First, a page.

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Binary Tree Data Structure

• Unlike Arrays, Linked Lists, Stack and queues, which are linear data structures, trees are hierarchical data structures.

• The topmost node is called root of the tree. The elements that are directly under an element are called its children. The element directly above something is called its parent.

• Applications of Trees are :

1. Manipulate hierarchical data.

2. Trees provide moderate access/search (quicker than Linked List and slower than arrays)

3. Trees provide moderate insertion/deletion (quicker than Arrays and slower than Unordered Linked Lists).

4. Like Linked Lists and unlike Arrays, Trees don’t have an upper limit on number of nodes as nodes are linked using pointers.

• Binary Tree Representation in C : A tree is represented by a pointer to the topmost node in tree. If the tree is empty, then value of root is NULL. A Tree node contains following parts.

1. Data

2. Pointer to left child

3. Pointer to right child

4. ```struct node
{
int data;
struct node *left;
struct node *right;
};
```

Properties of binary tree

• The maximum number of nodes at level ‘n’ of a binary tree is 2n-1

• Maximum number of nodes in a binary tree of height ‘h’ is 2h – 1.

• In a Binary Tree with "N" nodes, minimum possible height or minimum number of levels is ⌈ Log2(N+1) ⌉

• A Binary Tree with "L" leaves has at least ⌈ Log2L ⌉ + 1 levels.

• In Binary tree, number of leaf nodes is always one more than nodes with two children.

Types of Binary Tree

• Full Binary Tree : A Binary Tree is full if every node has 0 or 2 children. Following are examples of full binary tree. We can also say a full binary tree is a binary tree in which all nodes except leaves have two children. In a Full Binary, number of leaf nodes is number of internal nodes plus 1

• Complete Binary Tree : A Binary Tree is complete Binary Tree if all levels are completely filled except possibly the last level and the last level has all keys as left as possible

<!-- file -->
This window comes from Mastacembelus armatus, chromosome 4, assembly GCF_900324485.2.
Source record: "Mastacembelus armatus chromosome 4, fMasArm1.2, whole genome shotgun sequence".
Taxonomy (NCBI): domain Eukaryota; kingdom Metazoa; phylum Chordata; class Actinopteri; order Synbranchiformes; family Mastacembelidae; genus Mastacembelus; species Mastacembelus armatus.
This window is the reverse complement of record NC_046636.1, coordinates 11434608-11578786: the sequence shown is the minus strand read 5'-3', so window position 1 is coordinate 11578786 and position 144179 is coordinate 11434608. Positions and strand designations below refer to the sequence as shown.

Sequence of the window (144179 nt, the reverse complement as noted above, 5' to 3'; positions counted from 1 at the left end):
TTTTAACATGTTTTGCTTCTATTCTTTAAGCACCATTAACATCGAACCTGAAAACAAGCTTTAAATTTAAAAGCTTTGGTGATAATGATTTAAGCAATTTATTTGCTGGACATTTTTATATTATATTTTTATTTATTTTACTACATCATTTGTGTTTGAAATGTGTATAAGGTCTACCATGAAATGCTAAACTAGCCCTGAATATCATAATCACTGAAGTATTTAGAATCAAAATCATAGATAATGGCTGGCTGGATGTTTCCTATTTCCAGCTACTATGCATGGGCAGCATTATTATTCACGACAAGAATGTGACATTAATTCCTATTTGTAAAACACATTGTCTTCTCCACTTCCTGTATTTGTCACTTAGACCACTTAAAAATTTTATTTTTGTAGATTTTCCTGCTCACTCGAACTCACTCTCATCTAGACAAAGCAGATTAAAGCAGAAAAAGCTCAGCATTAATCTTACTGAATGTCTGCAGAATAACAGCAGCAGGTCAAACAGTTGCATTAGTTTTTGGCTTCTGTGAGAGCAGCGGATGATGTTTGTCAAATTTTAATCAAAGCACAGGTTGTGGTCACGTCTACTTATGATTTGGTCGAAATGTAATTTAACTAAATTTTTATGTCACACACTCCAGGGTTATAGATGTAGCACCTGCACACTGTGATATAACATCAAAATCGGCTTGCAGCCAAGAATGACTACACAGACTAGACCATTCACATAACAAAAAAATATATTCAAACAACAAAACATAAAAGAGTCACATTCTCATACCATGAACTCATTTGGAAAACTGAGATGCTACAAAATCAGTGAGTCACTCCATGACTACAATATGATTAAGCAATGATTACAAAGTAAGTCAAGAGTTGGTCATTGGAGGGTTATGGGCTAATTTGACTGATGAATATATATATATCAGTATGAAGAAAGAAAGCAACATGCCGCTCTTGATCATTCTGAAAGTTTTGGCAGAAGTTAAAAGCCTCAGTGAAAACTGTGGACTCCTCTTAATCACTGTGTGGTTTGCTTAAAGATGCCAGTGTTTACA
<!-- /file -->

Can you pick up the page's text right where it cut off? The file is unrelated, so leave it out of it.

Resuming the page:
• Perfect Binary Tree : A Binary tree is Perfect Binary Tree in which all internal nodes have two children and all leaves are at same level. A Perfect Binary Tree of height h (where height is number of nodes on path from root to leaf) has 2h – 1 node.

• A full binary tree (sometimes proper binary tree or 2-tree or strictly binary tree) : is a tree in which every node other than the leaves has two children. So you have no nodes with only 1 child. Appears to be the same as strict binary tree.

• Balanced Binary Tree : A binary tree is balanced if height of the tree is O(Log n) where n is number of nodes. For Example, AVL tree maintain O(Log n) height by making sure that the difference between heights of left and right subtrees is 1. Red-Black trees maintain O(Log n) height by making sure that the number of Black nodes on every root to leaf paths are same and there are no adjacent red nodes. Balanced Binary Search trees are performance wise good as they provide O(log n) time for search, insert and delete.

• A degenerate (or pathological) tree : A Tree where every internal node has one child. Such trees are performance-wise same as linked list.

Binary Search Tree

• Binary Search Tree, is a node-based binary tree data structure which has the following properties :

1. left child node is smaller than its parent Node i.e. The left subtree of a node contains only nodes with keys lesser than the node’s key

2. right child node is greater than its parent Node i.e. The right subtree of a node contains only nodes with keys greater than the node’s key.

3. The left and right subtree each must also be a binary search tree. There must be no duplicate nodes.

• The above properties of Binary Search Tree provide an ordering among keys so that the operations like search, minimum and maximum can be done fast. If there is no ordering, then we may have to compare every key to search a given key.

Binary Search Tree

1. The search binary tree data structure supports many dynamic-set operations, including SEARCH, MINIMUM, MAXIMUM, PREDECESSOR, SUCCESSOR, INSERT,and DELETE. Thus, we can use a search tree both as a dictionary and as a priority queue.

2. Basic operations on a binary search tree take time proportional to the height of the tree. For a complete binary tree with n nodes, such operations run in Θ(lg n). If the tree is a linear chain of n nodes, however, the same operations take Θ(n) worst-case time.

3. A tree by a linked data structure in which each node is an object. In addition to a key and satellite data, each node contains attributes left, right,and p that point to the nodes corresponding to its left child, right child and parent node respectively.

4. If a child or the parent is missing, the appropriate attribute contains the value NIL. The root node is the only node in the tree whose parent is NIL.